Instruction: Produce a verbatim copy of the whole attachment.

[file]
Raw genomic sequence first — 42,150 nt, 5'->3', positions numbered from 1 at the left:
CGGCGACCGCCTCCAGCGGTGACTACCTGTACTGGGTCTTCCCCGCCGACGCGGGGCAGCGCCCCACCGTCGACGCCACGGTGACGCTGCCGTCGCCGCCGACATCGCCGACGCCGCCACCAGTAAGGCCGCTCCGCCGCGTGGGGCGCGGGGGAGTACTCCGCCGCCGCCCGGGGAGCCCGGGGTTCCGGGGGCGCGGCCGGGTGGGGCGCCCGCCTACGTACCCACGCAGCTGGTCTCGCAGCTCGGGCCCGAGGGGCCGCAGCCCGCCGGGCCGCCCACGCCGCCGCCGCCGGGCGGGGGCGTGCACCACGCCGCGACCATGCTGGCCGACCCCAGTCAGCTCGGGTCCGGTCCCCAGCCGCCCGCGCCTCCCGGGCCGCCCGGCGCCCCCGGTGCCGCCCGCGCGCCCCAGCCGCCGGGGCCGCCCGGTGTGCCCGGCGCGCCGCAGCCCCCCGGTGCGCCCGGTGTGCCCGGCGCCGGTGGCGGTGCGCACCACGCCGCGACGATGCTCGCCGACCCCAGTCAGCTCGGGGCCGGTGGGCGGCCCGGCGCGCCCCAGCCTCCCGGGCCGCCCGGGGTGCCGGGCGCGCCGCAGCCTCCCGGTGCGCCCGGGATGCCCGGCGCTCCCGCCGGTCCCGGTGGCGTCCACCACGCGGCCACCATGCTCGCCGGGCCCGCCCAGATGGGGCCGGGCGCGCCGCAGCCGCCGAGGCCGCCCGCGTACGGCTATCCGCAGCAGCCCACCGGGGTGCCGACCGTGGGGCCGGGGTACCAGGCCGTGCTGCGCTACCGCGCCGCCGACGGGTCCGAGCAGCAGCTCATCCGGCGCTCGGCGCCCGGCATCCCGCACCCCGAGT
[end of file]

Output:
Raw genomic sequence first — 42,150 nt, 5'->3', positions numbered from 1 at the left:
CGGCGACCGCCTCCAGCGGTGACTACCTGTACTGGGTCTTCCCCGCCGACGCGGGGCAGCGCCCCACCGTCGACGCCACGGTGACGCTGCCGTCGCCGCCGACATCGCCGACGCCGCCACCAGTAAGGCCGCTCCGCCGCGTGGGGCGCGGGGGAGTACTCCGCCGCCGCCCGGGGAGCCCGGGGTTCCGGGGGCGCGGCCGGGTGGGGCGCCCGCCTACGTACCCACGCAGCTGGTCTCGCAGCTCGGGCCCGAGGGGCCGCAGCCCGCCGGGCCGCCCACGCCGCCGCCGCCGGGCGGGGGCGTGCACCACGCCGCGACCATGCTGGCCGACCCCAGTCAGCTCGGGTCCGGTCCCCAGCCGCCCGCGCCTCCCGGGCCGCCCGGCGCCCCCGGTGCCGCCCGCGCGCCCCAGCCGCCGGGGCCGCCCGGTGTGCCCGGCGCGCCGCAGCCCCCCGGTGCGCCCGGTGTGCCCGGCGCCGGTGGCGGTGCGCACCACGCCGCGACGATGCTCGCCGACCCCAGTCAGCTCGGGGCCGGTGGGCGGCCCGGCGCGCCCCAGCCTCCCGGGCCGCCCGGGGTGCCGGGCGCGCCGCAGCCTCCCGGTGCGCCCGGGATGCCCGGCGCTCCCGCCGGTCCCGGTGGCGTCCACCACGCGGCCACCATGCTCGCCGGGCCCGCCCAGATGGGGCCGGGCGCGCCGCAGCCGCCGAGGCCGCCCGCGTACGGCTATCCGCAGCAGCCCACCGGGGTGCCGACCGTGGGGCCGGGGTACCAGGCCGTGCTGCGCTACCGCGCCGCCGACGGGTCCGAGCAGCAGCTCATCCGGCGCTCGGCGCCCGGCATCCCGCACCCCGAGT